warships off the Navy's program, but the ad-
mirals were not merely irked. They were fight-
ing mad--especially Admiral Ernie King.
Byrnes had found out that the Navy was
planning these ships for post-war, not this war.
He knew their construction would take away
valuable steel from the Army and other stra-
tegic uses.
For instance, the tractor and farm-machin-
ery program is scheduled for a cut of about
40 per cent because the Army claims it is al-
ready short of steel. This, despite the desper-
ate need of producing more food. So Byrnes
figured the post-war ships could wait until
after the war, since they won't be finished for
two years or so anyway. Also he figured that
it was perhaps the job of Congress-not the
admirals-to decide how big the post-war
Navy should be.
All of which nearly broke the heart of Ad-
miral King. He had been talking for months
of starting now to build a post-war Navy; also
had Peen indiscreet regarding the country-
now an ally-against which those ships might
be used. Maybe this also got back to Byrnes.
Circus Goes to Jail.. ..
T HE CIRCUS stopped in Washington to water
the animals the other day on its regular
trip north. It stopped a little sorrowfully. There
was none of the blare and fanfare and bragga-
docio of the old days. It was going north to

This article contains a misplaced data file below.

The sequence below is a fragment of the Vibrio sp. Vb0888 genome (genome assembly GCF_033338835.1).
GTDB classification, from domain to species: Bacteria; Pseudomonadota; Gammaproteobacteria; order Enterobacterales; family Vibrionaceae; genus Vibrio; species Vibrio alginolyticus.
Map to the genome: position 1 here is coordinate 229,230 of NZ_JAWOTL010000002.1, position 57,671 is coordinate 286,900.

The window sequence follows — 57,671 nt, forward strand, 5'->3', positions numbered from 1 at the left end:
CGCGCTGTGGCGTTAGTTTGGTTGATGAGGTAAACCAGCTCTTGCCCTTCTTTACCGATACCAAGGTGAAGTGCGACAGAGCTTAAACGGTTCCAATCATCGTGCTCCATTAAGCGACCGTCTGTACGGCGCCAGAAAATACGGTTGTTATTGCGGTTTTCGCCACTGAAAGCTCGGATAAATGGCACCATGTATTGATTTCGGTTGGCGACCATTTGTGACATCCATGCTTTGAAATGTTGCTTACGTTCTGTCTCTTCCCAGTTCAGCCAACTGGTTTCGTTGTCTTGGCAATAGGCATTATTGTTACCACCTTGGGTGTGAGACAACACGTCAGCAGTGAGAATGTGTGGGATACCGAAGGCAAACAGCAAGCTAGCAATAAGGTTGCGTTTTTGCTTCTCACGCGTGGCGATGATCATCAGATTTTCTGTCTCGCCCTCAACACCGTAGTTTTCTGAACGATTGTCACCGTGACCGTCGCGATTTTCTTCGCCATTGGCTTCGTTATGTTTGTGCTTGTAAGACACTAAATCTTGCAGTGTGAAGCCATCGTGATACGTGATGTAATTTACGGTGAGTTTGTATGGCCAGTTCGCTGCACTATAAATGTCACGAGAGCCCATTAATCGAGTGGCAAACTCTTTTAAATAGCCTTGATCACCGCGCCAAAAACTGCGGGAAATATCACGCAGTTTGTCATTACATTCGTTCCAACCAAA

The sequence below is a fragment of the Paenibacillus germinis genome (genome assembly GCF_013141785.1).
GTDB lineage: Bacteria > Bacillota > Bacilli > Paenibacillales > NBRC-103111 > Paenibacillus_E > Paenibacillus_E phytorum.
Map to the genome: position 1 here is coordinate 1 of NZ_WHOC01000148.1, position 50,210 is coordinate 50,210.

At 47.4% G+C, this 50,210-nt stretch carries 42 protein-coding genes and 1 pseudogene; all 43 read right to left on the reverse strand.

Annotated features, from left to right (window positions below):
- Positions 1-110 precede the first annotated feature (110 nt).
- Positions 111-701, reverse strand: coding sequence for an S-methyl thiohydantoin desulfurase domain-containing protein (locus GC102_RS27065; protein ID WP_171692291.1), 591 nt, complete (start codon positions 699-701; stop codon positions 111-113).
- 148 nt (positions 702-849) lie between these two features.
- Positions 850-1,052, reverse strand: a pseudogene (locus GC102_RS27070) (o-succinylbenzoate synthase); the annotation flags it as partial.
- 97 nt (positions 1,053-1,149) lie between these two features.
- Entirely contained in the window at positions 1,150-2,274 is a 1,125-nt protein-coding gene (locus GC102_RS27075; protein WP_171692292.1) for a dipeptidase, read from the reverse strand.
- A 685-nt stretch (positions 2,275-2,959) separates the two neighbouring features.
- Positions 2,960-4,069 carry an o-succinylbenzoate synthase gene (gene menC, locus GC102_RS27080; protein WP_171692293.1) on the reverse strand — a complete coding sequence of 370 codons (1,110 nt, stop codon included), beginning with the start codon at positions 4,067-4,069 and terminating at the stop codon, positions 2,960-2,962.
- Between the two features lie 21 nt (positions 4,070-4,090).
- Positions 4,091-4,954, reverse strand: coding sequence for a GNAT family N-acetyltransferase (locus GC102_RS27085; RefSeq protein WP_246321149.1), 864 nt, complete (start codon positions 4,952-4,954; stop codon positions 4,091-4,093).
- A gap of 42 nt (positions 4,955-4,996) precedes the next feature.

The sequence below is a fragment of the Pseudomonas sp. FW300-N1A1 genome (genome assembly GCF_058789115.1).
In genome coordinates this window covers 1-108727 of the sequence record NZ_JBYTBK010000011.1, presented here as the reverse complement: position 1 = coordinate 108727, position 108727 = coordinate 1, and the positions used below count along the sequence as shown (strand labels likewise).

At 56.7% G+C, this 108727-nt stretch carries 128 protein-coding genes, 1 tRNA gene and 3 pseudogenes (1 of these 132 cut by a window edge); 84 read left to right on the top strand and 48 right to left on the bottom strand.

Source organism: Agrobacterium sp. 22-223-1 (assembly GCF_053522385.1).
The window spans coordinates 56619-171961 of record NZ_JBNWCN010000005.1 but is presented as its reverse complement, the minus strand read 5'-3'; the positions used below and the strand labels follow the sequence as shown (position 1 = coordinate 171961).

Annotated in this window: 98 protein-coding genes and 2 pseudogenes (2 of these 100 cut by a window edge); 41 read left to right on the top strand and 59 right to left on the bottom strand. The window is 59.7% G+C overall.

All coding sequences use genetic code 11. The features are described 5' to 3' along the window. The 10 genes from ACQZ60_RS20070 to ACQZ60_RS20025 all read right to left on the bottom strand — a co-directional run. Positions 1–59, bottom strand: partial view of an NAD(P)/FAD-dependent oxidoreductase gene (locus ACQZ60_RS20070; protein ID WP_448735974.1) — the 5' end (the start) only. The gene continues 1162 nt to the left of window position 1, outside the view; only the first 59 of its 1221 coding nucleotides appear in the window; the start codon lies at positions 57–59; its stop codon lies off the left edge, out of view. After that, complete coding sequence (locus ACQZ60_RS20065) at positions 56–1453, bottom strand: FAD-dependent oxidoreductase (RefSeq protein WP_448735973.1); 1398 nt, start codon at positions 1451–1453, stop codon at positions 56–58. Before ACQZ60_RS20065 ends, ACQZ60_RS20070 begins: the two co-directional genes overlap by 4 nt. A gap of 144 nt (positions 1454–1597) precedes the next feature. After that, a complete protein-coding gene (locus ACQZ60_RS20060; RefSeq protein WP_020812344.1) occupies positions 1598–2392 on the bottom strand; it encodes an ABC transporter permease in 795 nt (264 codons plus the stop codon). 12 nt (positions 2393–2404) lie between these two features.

open a new season and try to pay several million
dollars to the victims of the Hartford fire, after
which its vice-president, its manager, its can-
vassman, its seatman, and several others will
surrender in Hartford to go to jail.
These top executives looked visibly different
this year. Jim Haley, vice-president and di-
By Ray Dixon
NOW that sorority rushing is over, we thought
the campus would settle down to calm and
equanimity. But along comes the big time
change and all is confusion.

It seems that, in spite of Dewey's defeat, it's
time for a change of time.

rector, is a long slab-sided chap from Alabama,
who is called "Slim" and is thin anyway. Butt
now he has lost thirty pounds and is literally
wasting away.
Twenty years ago he came down to Sarasota,
Florida, from the Alabama sandhills without a
nickel in his pocket, educated himself, and slav-
ed his way up until he was appointed general